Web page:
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Daily roundup of research and analysis from The Globe and Mail’s market strategist Scott Barlow

BofA Securities analyst Doug Leggate sees a potential lack of global oil supply as a factor that could drive commodity prices higher than current elevated levels in 2022,

“The most palpable data point that looks beyond short term oil price outlook this week is commentary from Saudi Aramco CEO Amin Nasser suggesting spare capacity may stand at just 3-4 million barrels per day – surprising perhaps given nameplate capacity vs a stale Oct 2018 OPEC+ baseline closer to 4.2mm bpd. Reflecting on what we view as implied production capacity limits at Russia / Saudi, along with declines in Nigeria & Angola, we suggest that supply risk in a post COVID demand recovery is skewed towards a much tighter market than is suggested by the steep backwardation implied by the current forward curve… we continue to view the US oils as materially undervalued, and leaving our sector strategy less concerned about short term commodity risk.”

“@SBarlow_ROB BofA: Less spare oil capacity than thought” – (research excerpt) Twitter


Morgan Stanley analyst Edward Stanley combed through conference call transcripts and venture capital deals to uncover that the metaverse is the next big market theme. The analyst outlined the trend for generalist investors in a Wednesday research report,

“[It] will take many years and cross company collaboration to allow users to seamlessly move across millions of experiences and take their digital avatars and possessions around with them … Millions of people play on Metaverse platforms every day, which typically take the form of social gaming … Companies – Roblox, Facebook, Naver – are building their own Metaverses within which there is access to millions of experiences that players can move in and out of … A ‘true’ Metaverse would allow for interoperability between experiences across all companies’ Metaverse platforms … The target audience at present is young gamers, mostly those under 17, but the average age is rising steadily … How is a Metaverse built? Chips, cloud, telecoms, hardware, 3D engines, game developers, rendering and spatial computing are all required. On top of this, creating the vast number of experiences required relies on content (weapons, avatar fashion, etc) made by creators, who are paid depending on their creations’ popularity … When will it move share prices? It already is for gaming stocks – see Roblox”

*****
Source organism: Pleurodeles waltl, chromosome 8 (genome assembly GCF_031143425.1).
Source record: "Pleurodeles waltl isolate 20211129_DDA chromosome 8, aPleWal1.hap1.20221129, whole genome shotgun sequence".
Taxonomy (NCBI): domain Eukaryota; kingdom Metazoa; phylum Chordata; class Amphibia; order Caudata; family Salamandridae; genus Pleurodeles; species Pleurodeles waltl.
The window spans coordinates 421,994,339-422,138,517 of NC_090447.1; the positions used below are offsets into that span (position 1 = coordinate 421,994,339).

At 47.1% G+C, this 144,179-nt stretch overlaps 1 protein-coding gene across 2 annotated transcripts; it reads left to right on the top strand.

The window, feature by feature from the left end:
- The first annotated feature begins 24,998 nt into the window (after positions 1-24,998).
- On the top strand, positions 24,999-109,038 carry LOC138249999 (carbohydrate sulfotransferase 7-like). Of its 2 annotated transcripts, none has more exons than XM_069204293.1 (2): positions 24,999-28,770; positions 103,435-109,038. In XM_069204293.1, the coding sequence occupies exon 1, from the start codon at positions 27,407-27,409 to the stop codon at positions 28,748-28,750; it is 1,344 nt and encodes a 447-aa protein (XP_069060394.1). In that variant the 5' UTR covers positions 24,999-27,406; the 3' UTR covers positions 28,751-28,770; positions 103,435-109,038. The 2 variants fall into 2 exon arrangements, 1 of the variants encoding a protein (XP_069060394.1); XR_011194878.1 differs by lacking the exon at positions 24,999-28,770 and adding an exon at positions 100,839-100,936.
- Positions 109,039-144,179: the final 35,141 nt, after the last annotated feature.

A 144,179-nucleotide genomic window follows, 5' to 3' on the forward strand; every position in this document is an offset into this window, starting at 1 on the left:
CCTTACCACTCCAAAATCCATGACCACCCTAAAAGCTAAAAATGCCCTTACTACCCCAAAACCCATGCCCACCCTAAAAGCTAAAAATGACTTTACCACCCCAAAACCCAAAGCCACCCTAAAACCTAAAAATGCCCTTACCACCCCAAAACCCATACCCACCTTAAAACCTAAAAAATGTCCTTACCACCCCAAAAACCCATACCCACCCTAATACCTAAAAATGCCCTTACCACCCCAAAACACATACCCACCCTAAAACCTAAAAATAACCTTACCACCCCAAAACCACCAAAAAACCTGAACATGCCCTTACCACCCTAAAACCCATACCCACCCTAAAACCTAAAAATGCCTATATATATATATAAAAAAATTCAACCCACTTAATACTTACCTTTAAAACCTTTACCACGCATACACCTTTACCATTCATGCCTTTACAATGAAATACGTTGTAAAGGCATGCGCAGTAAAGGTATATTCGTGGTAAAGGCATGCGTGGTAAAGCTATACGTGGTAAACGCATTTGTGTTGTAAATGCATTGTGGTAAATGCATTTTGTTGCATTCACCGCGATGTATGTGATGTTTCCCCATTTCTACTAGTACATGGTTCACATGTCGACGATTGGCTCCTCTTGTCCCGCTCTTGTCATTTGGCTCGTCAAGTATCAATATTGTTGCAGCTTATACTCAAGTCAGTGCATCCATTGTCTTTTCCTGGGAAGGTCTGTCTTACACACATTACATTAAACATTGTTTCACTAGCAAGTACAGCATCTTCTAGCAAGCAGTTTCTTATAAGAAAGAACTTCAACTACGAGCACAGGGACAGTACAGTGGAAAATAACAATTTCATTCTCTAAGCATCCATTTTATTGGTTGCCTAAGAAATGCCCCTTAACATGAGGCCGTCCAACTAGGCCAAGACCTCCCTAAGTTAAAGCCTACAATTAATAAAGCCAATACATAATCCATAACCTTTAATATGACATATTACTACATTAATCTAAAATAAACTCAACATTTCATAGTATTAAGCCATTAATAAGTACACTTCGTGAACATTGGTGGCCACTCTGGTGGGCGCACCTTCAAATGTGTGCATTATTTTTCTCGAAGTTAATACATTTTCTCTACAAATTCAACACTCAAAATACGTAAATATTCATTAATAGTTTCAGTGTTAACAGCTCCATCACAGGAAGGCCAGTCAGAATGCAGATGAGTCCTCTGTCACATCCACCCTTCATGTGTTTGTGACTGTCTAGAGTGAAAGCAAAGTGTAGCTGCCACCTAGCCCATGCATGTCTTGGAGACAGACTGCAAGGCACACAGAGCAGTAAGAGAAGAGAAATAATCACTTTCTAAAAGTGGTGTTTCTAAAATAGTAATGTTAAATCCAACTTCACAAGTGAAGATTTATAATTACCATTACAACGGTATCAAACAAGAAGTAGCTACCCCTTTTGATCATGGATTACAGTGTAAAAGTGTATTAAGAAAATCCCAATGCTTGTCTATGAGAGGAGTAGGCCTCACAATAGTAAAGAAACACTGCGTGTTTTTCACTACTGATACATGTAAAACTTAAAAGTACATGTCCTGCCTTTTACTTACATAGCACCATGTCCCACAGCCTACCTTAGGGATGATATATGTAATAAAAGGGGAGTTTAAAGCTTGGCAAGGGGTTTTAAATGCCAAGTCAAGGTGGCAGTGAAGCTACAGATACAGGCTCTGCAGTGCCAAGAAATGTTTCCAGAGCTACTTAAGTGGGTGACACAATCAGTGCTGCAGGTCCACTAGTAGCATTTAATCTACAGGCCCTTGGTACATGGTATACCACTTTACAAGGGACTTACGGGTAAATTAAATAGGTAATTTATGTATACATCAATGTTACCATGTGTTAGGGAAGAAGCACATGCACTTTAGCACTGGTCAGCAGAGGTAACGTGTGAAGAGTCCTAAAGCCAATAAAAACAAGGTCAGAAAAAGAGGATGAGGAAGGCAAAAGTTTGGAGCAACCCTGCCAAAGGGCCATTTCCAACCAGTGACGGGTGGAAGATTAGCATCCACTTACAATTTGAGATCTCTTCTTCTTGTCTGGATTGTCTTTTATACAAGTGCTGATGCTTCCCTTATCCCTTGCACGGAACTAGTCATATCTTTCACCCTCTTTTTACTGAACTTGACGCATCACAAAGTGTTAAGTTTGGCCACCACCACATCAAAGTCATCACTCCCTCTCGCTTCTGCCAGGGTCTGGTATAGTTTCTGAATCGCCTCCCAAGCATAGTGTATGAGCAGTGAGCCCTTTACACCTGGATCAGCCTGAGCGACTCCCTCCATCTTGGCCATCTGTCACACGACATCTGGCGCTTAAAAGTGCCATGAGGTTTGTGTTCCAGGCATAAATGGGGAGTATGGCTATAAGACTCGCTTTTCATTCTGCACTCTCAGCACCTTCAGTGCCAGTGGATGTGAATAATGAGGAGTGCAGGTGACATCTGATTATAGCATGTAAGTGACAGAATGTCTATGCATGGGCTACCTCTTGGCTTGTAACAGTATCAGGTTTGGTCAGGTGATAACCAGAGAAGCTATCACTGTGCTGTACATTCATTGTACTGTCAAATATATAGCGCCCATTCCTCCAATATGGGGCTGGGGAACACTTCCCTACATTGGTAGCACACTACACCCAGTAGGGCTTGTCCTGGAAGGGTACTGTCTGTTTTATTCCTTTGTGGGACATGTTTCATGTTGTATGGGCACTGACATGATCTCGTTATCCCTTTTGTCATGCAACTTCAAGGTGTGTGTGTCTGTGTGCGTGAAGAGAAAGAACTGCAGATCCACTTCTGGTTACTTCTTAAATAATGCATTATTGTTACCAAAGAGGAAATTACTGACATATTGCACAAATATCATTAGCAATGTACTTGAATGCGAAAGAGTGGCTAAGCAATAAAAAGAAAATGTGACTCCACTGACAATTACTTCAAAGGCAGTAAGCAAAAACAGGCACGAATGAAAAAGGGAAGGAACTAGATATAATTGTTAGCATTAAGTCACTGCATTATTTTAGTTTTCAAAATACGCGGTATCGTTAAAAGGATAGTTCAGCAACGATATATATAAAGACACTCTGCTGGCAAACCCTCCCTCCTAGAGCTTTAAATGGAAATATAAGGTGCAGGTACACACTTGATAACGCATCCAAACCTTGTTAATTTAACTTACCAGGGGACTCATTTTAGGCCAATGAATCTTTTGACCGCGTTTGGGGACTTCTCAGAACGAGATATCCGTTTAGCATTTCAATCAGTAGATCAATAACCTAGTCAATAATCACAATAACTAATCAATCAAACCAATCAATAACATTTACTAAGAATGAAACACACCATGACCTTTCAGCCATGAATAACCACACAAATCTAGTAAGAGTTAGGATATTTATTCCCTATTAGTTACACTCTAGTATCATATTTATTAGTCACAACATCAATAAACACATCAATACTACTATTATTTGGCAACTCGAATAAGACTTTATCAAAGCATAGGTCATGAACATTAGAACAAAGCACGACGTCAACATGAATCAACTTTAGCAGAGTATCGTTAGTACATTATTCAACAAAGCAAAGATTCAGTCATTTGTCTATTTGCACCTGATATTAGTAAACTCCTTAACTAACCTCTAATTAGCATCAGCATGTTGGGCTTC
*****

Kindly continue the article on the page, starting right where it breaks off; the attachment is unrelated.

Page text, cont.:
“@SBarlow_ROB MS: “The Metaverse for Generalist Investors”” – (research excerpt) Twitter


Bespoke Investment Group looked at previous periods of high inflation and the effects on equity market returns,

“While the current streak of 5%+ increases in y/y CPI joins only a handful of other periods since the end of WWII, the lengths of the five other streaks vary widely… With equities reacting negatively to this [Wednesday] morning’s hotter-than-expected CPI report, investors want to know what this now ‘persistently transitory’ inflation means for equity market returns.

“Looking at forward returns following each [period when inflation was above 5.0 per cent for six months] the results are mixed to say the least. In three periods, the S&P 500 was down three, six, and twelve months later, while another two periods were followed by positive returns over the following three, six, and twelve months. Lastly, the period following the sixth month of the first post-WWII streak was followed by what can only be characterized as flat returns over the following three, six, and twelve months.

“… One thing the two periods of positive returns have in common is that the elevated inflation readings did in fact end up being transitory. The streak in the early 1950s ended up lasting just over a year (13 months) while the streak in the early 1990s ended at seven months. At six months, the current streak still ranks at the short end of the spectrum relative to prior streaks, so bulls don’t need to panic yet. But the longer we see these elevated readings, the more of a headwind it will likely become for equities.”

Inflation has been less damaging to Canadian equities because commodity prices have historically climbed with inflation pressure.

“@SBarlow_ROB Bespoke: How inflation has affected equities historically” – (research excerpt) Twitter


Newsletter: “A timeline for oil and gas obsolescence” – Globe Investor

Diversion: “Experts From A World That No Longer Exists” – Collaborative Fund

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